Redline Dorset Horns, West Wyalong has arrived on the sheep show circuit with some of the youngest stud masters in the country.
The Sturgess girls, Elizabeth, 7, Abigail, 5 and Trudy, 2 run Redline Dorset Horns and trade as EAT Livestock, named after their initials.
Their parents Kyle and Lisa Sturgess have had Poll Dorset stud, Redline since 2004 and said they set up the Dorset Horn stud for their daughters to foster an interest in sheep.
"We picked the Dorset Horns because we thought when they are keen to get into the show ring it's a breed they can be competitive in," Mrs Sturgess said.
"It was also just a natural choice, having Poll Dorsets ourselves."
Mrs Sturgess said both herself and Kyle had a soft spot for heritage breeds.
"Kyle first became interested in heritage breeds when he was at Billabong High School in Culcairn, they were part of the ag program and I grew up stewarding the sheep section with my mum at the Bathurst Royal," Mrs Sturgess said.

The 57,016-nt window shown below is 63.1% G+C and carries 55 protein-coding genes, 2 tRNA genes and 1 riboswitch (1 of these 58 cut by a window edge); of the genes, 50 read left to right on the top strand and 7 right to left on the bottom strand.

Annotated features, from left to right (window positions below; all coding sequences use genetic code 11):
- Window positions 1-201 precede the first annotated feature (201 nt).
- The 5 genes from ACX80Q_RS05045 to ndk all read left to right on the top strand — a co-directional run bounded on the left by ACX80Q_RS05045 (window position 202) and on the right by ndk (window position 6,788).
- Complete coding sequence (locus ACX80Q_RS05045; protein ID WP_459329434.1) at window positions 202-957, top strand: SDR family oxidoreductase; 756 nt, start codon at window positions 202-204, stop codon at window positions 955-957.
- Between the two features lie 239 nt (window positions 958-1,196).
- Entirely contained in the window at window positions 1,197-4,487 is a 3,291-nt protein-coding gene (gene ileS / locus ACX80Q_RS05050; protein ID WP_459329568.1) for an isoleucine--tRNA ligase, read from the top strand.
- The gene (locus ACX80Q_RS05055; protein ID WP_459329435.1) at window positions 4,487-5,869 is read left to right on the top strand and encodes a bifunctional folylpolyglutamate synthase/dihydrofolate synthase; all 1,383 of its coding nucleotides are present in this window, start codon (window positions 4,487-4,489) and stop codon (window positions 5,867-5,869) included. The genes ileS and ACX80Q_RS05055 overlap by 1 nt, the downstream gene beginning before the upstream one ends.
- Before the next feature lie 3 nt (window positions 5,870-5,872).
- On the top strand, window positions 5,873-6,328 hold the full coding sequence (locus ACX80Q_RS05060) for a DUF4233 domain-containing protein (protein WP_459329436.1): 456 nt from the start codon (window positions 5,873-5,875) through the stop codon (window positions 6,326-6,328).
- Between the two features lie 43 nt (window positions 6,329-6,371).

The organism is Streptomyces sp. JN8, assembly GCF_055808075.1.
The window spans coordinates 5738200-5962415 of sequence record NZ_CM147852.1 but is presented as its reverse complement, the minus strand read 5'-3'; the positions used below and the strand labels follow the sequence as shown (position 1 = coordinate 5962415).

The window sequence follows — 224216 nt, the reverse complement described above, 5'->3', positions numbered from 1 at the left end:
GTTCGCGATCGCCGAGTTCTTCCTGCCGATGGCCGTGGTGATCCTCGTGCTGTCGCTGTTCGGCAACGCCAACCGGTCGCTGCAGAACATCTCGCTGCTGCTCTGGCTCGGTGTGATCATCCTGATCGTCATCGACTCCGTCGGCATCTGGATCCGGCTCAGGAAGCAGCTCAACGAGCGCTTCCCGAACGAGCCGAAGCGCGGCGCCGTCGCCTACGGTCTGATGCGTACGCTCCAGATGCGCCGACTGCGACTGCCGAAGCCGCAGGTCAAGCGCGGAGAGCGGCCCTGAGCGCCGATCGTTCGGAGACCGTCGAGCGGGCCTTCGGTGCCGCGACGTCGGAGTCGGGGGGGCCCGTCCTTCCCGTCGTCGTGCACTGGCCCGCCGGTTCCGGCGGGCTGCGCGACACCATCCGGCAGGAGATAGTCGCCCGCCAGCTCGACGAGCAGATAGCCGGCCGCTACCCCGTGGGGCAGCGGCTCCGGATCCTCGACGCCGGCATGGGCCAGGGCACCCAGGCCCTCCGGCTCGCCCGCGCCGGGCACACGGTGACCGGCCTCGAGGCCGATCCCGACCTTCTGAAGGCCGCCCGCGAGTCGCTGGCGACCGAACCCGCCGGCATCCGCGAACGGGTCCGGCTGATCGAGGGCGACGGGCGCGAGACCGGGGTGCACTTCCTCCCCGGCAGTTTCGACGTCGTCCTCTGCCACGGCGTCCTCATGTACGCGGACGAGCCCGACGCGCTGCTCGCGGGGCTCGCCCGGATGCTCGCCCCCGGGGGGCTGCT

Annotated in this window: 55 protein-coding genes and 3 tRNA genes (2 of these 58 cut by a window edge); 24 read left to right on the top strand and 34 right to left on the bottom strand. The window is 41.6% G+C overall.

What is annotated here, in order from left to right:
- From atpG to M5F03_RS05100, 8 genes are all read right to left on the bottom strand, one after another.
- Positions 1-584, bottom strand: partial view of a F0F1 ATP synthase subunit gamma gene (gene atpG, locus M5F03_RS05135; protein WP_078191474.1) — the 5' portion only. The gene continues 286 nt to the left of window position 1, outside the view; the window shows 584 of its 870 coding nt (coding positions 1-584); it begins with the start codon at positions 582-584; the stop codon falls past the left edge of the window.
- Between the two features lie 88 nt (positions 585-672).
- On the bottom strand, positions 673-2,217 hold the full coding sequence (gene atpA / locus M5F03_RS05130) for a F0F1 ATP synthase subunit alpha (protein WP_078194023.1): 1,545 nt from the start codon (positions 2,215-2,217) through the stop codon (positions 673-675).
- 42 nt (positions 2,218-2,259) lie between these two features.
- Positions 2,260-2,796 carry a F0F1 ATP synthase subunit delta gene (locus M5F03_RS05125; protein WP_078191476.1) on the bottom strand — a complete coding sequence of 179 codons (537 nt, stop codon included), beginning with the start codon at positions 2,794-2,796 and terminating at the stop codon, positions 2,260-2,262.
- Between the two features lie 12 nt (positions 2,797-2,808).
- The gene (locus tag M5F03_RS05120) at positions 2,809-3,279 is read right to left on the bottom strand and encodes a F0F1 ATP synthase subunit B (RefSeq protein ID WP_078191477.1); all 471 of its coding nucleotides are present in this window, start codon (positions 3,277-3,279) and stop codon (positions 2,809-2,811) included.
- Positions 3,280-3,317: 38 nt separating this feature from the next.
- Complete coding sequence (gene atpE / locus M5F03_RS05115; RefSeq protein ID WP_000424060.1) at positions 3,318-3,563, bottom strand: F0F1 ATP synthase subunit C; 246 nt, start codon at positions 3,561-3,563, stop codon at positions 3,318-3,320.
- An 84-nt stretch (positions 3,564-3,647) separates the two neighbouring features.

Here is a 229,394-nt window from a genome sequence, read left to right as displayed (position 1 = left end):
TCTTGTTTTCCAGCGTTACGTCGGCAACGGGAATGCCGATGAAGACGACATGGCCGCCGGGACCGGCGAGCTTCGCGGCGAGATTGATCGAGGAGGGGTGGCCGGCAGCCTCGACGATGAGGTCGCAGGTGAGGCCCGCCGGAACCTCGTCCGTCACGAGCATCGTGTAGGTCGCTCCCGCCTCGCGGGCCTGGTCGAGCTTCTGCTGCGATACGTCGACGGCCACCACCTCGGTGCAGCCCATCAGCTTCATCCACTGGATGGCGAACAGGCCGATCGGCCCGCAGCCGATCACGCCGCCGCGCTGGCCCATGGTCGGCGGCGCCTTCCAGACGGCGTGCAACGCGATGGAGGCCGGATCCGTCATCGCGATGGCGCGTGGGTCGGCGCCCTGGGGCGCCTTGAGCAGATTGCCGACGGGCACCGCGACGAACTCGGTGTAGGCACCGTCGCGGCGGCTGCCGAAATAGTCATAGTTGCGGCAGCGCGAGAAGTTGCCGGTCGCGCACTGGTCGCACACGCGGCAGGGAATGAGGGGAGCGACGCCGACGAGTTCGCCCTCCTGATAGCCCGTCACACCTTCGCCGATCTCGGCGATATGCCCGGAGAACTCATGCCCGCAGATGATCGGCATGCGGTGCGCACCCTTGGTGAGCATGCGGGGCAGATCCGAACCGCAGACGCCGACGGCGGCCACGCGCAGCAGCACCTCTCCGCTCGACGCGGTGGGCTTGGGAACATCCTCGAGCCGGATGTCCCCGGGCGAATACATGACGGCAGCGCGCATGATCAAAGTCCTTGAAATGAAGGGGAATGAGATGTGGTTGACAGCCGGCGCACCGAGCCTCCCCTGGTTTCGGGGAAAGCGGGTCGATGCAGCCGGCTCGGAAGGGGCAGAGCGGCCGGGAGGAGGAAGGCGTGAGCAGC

Mr Sturgess said the girls had already become competitive in the paddock.
"They know their sheep, we drive around the lambing paddock and they can spot them," Mr Sturgess said.
"They go, "Dad that ones got horns, that's our one.
"It's a real competition now, one of my Pollie ewes will have a single lamb and they'll have a Dorset Horn ewe right beside it with twins and they'll say "Dad look you've only got one, we've got two."
The stud has also been competitive in the show ring, their ram named grand champion at the NSW Dorset Championships in Cowra, while they took home a host of ribbons at the Gundagai show.
"At Gundagai Elizabeth wore a ribbon around her neck all day, she gets very excited when they win" Mrs Sturgess said.
Elizabeth said she was just happy the ribbons made it home to hang in her room.
"I'm happy the sheep didn't chew the ribbons up," Elizabeth said.